Two studies were recently published that shed more light on children with attention deficit disorder (ADHD). One suggests that children ‘s brains with ADHD develop more slowly, but eventually catch up with non-ADHD children’s brains. This may suggest a causal relationship for ADHD, or it may simply be as a result of the ADHD (the study couldn’t tell). Such a result doesn’t help explain why adults get ADHD, or what their brains might look like compared to adults without ADHD.

ADHD Brains

The other study found that early math and reading abilities best predict later school success — if you’re good at math in early elementary school, you’ll do well in academic achievement later. The same is true with reading skills, too, but to a lesser extent. Attention was also correlated with later school success as well.

Surprisingly, the latter researchers did not find that disruptive behaviors had any negative impact on later school achievement. So one part of ADHD — attention — seems potentially to be more important than other parts — such as disruptive behaviors. After reviewing the study, it seems likely that this study, a large-scale multi-site meta-analysis, simply couldn’t detect whether disruptive behaviors mattered or not.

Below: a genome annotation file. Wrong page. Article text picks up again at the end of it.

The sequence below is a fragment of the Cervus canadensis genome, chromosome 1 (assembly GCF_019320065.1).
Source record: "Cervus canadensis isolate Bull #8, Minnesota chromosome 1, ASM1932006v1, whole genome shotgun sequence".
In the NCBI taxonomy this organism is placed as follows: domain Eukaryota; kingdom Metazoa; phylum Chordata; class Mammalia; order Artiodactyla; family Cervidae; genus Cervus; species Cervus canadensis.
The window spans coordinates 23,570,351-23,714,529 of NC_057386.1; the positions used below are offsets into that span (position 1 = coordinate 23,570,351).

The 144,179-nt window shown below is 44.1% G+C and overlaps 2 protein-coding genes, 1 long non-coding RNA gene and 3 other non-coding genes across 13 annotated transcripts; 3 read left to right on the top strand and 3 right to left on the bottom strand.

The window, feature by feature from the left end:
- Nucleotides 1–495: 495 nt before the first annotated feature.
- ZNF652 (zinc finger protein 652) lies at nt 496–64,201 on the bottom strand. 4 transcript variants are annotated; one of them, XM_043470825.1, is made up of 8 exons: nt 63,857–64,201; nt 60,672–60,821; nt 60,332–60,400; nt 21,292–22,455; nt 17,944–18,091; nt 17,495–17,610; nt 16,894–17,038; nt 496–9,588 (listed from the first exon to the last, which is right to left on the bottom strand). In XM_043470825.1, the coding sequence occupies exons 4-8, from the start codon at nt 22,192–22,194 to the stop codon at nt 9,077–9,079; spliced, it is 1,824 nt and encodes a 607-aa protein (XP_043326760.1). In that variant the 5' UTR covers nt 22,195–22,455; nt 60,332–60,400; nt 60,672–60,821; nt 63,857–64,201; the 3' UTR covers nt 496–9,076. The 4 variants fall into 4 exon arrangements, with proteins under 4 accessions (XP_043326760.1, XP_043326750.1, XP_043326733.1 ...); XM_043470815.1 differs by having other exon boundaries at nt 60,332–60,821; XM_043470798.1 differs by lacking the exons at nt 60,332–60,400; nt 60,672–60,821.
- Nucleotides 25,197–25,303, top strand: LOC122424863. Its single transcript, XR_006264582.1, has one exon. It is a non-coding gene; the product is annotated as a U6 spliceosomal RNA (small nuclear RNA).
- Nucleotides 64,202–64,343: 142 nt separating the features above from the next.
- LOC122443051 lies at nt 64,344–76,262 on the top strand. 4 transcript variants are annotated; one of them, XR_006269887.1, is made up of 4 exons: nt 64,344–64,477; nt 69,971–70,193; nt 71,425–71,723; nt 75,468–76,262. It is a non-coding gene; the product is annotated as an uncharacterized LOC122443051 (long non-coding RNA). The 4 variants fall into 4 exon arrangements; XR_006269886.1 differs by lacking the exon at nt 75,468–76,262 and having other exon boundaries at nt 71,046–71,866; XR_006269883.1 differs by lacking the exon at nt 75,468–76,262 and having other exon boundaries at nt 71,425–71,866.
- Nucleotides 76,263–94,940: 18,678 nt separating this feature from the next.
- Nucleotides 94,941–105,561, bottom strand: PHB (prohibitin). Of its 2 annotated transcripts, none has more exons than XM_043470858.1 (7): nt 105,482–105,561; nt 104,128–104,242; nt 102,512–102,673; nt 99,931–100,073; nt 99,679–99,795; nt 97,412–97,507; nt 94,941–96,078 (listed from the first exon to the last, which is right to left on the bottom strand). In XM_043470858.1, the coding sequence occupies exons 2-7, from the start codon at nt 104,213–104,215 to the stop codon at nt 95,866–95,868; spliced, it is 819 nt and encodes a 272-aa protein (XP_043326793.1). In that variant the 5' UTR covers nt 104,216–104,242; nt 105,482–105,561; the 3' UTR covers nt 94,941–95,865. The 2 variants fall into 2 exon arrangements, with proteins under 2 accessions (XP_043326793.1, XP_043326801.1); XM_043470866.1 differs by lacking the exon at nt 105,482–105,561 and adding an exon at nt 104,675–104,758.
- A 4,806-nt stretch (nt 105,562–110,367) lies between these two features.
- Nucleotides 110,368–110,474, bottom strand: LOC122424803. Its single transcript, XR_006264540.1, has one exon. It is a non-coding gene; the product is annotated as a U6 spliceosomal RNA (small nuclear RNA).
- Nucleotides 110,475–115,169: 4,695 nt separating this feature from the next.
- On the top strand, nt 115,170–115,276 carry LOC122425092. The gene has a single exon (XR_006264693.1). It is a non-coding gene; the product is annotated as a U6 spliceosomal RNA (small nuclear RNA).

Psych Central: Immature Brain May Cause ADHD

New York Times: Bad Behavior Does Not Doom Pupils, Studies Say

 


Comments


View Comments / Leave a Comment

This post currently has 0 comments.
You can read the comments or leave your own thoughts.


    Last reviewed: By John M. Grohol, Psy.D. on 14 Nov 2007
    Published on PsychCentral.com. All rights reserved.

APA Reference
Grohol, J. (2007). ADHD Studies Provide More Clues. Psych Central. Retrieved on October 31, 2014, from http://psychcentral.com/blog/archives/2007/11/13/adhd-studies-provide-more-clues/

 

Recent Comments
  • Lisa: Thank you for sharing what’s worked for you in this situation; it’s a difficult one that we all go...
  • sheepwolf2004: the emotional abuse is still going on. it’s like my parents don’t care about how what they...
  • Melinda: Thank you for this article. I will share it with those that struggle with food issues. Great advice!
  • Mina: Many people here in the comments, both male and female, are responding to this article in such a way that...
  • Mina: I think it’s actually a myth that women really want to do everything on their own. It took me more than...
Subscribe to Our Weekly Newsletter


Find a Therapist
Enter ZIP or postal code